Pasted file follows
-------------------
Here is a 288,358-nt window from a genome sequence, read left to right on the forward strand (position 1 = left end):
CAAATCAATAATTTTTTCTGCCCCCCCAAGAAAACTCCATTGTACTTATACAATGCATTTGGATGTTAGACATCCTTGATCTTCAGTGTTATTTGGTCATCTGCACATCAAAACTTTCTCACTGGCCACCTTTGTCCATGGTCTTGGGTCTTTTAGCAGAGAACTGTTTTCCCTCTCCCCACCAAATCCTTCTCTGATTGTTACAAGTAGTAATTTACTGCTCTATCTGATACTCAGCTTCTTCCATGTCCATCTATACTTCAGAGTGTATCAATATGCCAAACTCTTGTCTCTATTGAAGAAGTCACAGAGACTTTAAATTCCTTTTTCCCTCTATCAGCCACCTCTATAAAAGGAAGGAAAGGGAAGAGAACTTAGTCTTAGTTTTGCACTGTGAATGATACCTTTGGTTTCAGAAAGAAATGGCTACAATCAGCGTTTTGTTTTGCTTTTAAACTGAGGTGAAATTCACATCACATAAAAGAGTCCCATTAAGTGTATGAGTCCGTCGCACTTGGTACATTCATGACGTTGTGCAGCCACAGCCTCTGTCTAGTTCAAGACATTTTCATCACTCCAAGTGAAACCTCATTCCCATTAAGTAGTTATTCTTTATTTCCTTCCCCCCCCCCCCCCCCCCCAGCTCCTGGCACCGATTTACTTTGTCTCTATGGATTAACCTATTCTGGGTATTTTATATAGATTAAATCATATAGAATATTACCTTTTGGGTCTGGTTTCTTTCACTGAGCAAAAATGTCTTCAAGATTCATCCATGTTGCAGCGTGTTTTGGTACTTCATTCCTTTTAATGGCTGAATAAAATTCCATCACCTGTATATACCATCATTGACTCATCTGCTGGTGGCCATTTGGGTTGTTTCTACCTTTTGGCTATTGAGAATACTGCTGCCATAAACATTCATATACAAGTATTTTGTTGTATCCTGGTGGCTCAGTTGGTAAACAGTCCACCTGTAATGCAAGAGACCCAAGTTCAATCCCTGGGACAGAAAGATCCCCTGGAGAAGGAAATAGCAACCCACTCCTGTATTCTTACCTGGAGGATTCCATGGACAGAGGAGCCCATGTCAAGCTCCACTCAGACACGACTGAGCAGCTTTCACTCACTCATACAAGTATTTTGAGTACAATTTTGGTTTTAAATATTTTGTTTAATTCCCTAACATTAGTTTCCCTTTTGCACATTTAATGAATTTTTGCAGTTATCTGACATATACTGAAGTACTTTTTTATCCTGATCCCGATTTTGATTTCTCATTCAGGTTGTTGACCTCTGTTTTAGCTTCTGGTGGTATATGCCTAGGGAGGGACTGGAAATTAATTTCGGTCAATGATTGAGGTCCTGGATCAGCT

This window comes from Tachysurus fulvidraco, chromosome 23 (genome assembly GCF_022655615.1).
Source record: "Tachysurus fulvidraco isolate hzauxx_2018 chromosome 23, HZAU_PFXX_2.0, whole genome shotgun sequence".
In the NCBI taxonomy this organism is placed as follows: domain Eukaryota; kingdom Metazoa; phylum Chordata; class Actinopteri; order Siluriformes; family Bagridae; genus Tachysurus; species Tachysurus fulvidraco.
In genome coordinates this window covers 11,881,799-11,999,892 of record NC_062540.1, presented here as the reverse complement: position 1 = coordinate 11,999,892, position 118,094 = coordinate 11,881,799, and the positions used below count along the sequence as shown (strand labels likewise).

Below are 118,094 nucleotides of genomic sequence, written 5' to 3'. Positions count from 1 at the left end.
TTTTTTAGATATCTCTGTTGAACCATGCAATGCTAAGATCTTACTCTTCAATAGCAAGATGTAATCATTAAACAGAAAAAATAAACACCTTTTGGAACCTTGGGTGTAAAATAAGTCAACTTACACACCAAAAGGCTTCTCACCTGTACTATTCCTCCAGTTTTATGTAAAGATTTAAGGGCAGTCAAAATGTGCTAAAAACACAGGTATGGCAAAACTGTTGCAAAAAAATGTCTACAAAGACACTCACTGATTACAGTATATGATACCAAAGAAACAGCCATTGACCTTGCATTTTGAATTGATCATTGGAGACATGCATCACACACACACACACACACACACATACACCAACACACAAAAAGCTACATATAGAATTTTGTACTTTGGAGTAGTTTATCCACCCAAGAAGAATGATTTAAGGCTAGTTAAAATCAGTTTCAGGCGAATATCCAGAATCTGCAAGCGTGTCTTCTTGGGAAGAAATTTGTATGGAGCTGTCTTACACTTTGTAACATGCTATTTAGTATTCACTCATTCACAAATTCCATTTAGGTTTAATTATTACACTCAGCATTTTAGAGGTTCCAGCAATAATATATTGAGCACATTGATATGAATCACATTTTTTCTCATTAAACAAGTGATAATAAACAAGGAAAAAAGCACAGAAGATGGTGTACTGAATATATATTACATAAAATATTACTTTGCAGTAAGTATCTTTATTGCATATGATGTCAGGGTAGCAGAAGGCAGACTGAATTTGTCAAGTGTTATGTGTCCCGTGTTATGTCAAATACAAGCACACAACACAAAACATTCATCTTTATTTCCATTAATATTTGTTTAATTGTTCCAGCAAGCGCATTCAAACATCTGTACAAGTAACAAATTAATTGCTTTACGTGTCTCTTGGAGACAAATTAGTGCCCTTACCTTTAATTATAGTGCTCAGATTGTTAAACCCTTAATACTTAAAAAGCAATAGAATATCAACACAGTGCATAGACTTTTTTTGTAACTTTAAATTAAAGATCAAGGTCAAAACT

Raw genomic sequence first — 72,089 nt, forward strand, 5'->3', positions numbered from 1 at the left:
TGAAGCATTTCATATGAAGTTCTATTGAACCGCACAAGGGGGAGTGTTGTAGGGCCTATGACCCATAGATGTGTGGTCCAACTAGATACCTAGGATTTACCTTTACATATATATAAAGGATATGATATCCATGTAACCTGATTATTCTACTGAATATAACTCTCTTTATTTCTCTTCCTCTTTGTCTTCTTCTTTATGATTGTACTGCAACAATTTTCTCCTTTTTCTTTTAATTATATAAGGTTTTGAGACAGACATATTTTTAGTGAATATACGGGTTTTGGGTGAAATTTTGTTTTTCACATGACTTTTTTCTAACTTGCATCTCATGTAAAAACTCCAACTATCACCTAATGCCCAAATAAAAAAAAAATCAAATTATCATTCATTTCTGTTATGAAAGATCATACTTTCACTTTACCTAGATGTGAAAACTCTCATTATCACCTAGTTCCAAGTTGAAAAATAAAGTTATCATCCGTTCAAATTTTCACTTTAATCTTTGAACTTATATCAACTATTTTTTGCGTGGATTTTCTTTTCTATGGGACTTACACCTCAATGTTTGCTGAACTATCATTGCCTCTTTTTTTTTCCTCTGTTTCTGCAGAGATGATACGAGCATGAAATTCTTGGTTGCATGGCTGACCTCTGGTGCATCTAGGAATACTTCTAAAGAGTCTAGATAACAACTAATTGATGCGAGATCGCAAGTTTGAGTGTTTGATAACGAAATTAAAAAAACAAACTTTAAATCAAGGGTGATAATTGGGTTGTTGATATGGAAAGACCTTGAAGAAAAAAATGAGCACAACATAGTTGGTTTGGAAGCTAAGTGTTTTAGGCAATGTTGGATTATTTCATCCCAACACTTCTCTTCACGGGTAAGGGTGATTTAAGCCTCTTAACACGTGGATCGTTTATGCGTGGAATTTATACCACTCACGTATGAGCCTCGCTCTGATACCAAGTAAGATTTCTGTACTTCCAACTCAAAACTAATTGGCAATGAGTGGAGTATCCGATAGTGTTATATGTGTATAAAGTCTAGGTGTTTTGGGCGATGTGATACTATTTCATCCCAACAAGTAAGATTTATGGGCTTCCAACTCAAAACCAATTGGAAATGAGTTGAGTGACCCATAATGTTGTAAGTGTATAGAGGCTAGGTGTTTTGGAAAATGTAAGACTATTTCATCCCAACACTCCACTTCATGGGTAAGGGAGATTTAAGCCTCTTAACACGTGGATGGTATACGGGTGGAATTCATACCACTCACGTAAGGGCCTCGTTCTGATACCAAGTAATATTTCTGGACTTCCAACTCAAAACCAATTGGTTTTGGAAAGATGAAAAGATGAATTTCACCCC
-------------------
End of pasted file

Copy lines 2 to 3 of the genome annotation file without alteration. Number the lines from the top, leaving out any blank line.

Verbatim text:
CAAATCAATAATTTTTTCTGCCCCCCCAAGAAAACTCCATTGTACTTATACAATGCATTTGGATGTTAGACATCCTTGATCTTCAGTGTTATTTGGTCATCTGCACATCAAAACTTTCTCACTGGCCACCTTTGTCCATGGTCTTGGGTCTTTTAGCAGAGAACTGTTTTCCCTCTCCCCACCAAATCCTTCTCTGATTGTTACAAGTAGTAATTTACTGCTCTATCTGATACTCAGCTTCTTCCATGTCCATCTATACTTCAGAGTGTATCAATATGCCAAACTCTTGTCTCTATTGAAGAAGTCACAGAGACTTTAAATTCCTTTTTCCCTCTATCAGCCACCTCTATAAAAGGAAGGAAAGGGAAGAGAACTTAGTCTTAGTTTTGCACTGTGAATGATACCTTTGGTTTCAGAAAGAAATGGCTACAATCAGCGTTTTGTTTTGCTTTTAAACTGAGGTGAAATTCACATCACATAAAAGAGTCCCATTAAGTGTATGAGTCCGTCGCACTTGGTACATTCATGACGTTGTGCAGCCACAGCCTCTGTCTAGTTCAAGACATTTTCATCACTCCAAGTGAAACCTCATTCCCATTAAGTAGTTATTCTTTATTTCCTTCCCCCCCCCCCCCCCCCCCAGCTCCTGGCACCGATTTACTTTGTCTCTATGGATTAACCTATTCTGGGTATTTTATATAGATTAAATCATATAGAATATTACCTTTTGGGTCTGGTTTCTTTCACTGAGCAAAAATGTCTTCAAGATTCATCCATGTTGCAGCGTGTTTTGGTACTTCATTCCTTTTAATGGCTGAATAAAATTCCATCACCTGTATATACCATCATTGACTCATCTGCTGGTGGCCATTTGGGTTGTTTCTACCTTTTGGCTATTGAGAATACTGCTGCCATAAACATTCATATACAAGTATTTTGTTGTATCCTGGTGGCTCAGTTGGTAAACAGTCCACCTGTAATGCAAGAGACCCAAGTTCAATCCCTGGGACAGAAAGATCCCCTGGAGAAGGAAATAGCAACCCACTCCTGTATTCTTACCTGGAGGATTCCATGGACAGAGGAGCCCATGTCAAGCTCCACTCAGACACGACTGAGCAGCTTTCACTCACTCATACAAGTATTTTGAGTACAATTTTGGTTTTAAATATTTTGTTTAATTCCCTAACATTAGTTTCCCTTTTGCACATTTAATGAATTTTTGCAGTTATCTGACATATACTGAAGTACTTTTTTATCCTGATCCCGATTTTGATTTCTCATTCAGGTTGTTGACCTCTGTTTTAGCTTCTGGTGGTATATGCCTAGGGAGGGACTGGAAATTAATTTCGGTCAATGATTGAGGTCCTGGATCAGCT

This window comes from Tachysurus fulvidraco, chromosome 23 (genome assembly GCF_022655615.1).